Jesus’ Nana is Mother Goose
The cult of St. Anne, Jesus’ Grandmother on his mother’s side, impacts much of what we do daily in SMA and around the world.
Anne (Anna, Ana, Ann, Hanna, etc.) is never mentioned in the bible by name but that never stopped early Catholics from giving her a back story including multiple marriages, children and along with the Son of God, starting a dynasty that includes many saints. This image influenced many princesses, nay, future queens (particularly French ones) to be named Anne in honor of their duty to be prolific and influential. St. Anne literally became the personification of dynastic success.
Add that to her image of an educated woman who not only taught Mary how to read, but became the symbol in art for storytelling. So much so orders of nuns used her as the reason why nuns needed an education when it was often denied the fairer sex.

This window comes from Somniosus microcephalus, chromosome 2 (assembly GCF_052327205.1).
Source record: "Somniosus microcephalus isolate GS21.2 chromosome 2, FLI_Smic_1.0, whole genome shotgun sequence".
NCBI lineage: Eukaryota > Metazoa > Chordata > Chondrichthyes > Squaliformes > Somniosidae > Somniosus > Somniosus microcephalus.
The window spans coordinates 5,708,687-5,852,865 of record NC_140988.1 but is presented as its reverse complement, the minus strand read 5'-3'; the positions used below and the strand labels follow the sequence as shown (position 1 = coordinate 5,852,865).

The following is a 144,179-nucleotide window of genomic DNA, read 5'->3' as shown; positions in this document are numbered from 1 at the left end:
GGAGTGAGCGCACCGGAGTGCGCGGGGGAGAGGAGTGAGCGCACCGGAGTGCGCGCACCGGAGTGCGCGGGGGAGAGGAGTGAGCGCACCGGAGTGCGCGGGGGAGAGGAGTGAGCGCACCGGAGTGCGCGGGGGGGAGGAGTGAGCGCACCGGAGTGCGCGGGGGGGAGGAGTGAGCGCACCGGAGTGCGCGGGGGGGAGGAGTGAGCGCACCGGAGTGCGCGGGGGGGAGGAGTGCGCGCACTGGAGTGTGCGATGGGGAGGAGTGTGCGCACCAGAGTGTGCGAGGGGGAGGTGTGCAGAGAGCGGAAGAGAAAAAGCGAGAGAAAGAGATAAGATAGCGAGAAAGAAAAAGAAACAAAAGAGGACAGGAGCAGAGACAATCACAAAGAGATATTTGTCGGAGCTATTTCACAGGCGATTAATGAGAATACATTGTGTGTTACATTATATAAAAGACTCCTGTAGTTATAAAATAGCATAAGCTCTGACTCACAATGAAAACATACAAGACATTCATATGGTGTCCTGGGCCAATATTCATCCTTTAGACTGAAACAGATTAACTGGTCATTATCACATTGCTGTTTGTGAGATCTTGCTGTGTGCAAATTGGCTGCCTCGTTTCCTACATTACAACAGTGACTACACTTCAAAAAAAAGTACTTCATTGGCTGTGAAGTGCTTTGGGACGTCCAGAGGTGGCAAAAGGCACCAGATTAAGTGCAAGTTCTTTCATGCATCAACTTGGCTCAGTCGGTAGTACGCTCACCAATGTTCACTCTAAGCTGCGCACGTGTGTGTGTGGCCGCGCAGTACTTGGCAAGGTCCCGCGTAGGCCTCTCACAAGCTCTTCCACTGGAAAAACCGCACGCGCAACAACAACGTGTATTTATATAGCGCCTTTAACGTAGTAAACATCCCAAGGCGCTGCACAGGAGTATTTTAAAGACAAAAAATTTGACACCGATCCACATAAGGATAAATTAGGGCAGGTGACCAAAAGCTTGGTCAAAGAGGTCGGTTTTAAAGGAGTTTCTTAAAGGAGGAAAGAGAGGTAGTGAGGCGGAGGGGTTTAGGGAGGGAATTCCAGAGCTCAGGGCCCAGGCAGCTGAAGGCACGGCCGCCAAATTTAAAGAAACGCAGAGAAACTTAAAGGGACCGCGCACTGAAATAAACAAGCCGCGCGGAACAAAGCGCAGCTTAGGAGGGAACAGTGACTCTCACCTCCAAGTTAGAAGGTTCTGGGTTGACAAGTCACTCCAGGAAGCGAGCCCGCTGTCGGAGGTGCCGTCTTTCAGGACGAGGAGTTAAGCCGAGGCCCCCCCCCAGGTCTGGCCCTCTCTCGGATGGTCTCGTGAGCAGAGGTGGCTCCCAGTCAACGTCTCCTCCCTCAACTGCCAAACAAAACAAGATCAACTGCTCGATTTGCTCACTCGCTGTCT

St. Anne was assigned a lot of extravagant attributes and was one of the reasons Martin Luther’s fury was provoked to start his Reformation.
Portrayed as a matriarchal source of wisdom and the founder of a mighty dynasty the Hebrew name Anna became linked with the Old German word for grandmother, that itself linked to the Greek and Latin for old woman. The affectionate English word Nan for Grandmother, echoes the use of the word Nanny for caregivers and storytellers of children like the role Saint Anne traditionally plays in art.
Anne as the proverbial storyteller to children is how Mother Goose became the doddering, elderly reader of fairy tales that quickly gained fame with the invention of the printing press. Anne also evolved the notion of an older female gossip that actress Maggie Smith built her career around.